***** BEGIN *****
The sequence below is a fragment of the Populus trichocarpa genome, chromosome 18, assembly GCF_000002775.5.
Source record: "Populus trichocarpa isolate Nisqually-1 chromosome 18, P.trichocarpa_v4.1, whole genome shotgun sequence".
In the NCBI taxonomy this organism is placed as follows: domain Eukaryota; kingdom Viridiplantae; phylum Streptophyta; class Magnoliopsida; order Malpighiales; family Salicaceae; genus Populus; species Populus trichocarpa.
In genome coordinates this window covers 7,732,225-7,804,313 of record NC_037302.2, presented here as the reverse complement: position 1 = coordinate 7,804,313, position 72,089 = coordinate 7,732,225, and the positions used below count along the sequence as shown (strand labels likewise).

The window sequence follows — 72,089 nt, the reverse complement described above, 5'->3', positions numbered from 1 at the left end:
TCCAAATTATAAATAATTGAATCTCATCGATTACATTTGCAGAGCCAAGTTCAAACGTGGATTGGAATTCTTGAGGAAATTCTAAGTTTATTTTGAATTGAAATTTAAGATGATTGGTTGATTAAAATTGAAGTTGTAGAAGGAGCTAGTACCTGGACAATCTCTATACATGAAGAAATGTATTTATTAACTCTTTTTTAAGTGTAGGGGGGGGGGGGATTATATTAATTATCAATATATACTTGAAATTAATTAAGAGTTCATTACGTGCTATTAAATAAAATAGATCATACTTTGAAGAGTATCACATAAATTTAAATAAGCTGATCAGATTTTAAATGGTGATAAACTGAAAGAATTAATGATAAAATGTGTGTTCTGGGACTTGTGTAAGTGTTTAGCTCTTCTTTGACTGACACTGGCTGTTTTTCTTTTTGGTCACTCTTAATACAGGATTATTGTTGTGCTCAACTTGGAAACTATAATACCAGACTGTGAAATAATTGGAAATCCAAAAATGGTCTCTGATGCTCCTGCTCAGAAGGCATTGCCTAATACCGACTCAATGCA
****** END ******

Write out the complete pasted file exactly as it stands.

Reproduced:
The sequence below is a fragment of the Populus trichocarpa genome, chromosome 18, assembly GCF_000002775.5.
Source record: "Populus trichocarpa isolate Nisqually-1 chromosome 18, P.trichocarpa_v4.1, whole genome shotgun sequence".
In the NCBI taxonomy this organism is placed as follows: domain Eukaryota; kingdom Viridiplantae; phylum Streptophyta; class Magnoliopsida; order Malpighiales; family Salicaceae; genus Populus; species Populus trichocarpa.
In genome coordinates this window covers 7,732,225-7,804,313 of record NC_037302.2, presented here as the reverse complement: position 1 = coordinate 7,804,313, position 72,089 = coordinate 7,732,225, and the positions used below count along the sequence as shown (strand labels likewise).

The window sequence follows — 72,089 nt, the reverse complement described above, 5'->3', positions numbered from 1 at the left end:
TCCAAATTATAAATAATTGAATCTCATCGATTACATTTGCAGAGCCAAGTTCAAACGTGGATTGGAATTCTTGAGGAAATTCTAAGTTTATTTTGAATTGAAATTTAAGATGATTGGTTGATTAAAATTGAAGTTGTAGAAGGAGCTAGTACCTGGACAATCTCTATACATGAAGAAATGTATTTATTAACTCTTTTTTAAGTGTAGGGGGGGGGGGGATTATATTAATTATCAATATATACTTGAAATTAATTAAGAGTTCATTACGTGCTATTAAATAAAATAGATCATACTTTGAAGAGTATCACATAAATTTAAATAAGCTGATCAGATTTTAAATGGTGATAAACTGAAAGAATTAATGATAAAATGTGTGTTCTGGGACTTGTGTAAGTGTTTAGCTCTTCTTTGACTGACACTGGCTGTTTTTCTTTTTGGTCACTCTTAATACAGGATTATTGTTGTGCTCAACTTGGAAACTATAATACCAGACTGTGAAATAATTGGAAATCCAAAAATGGTCTCTGATGCTCCTGCTCAGAAGGCATTGCCTAATACCGACTCAATGCA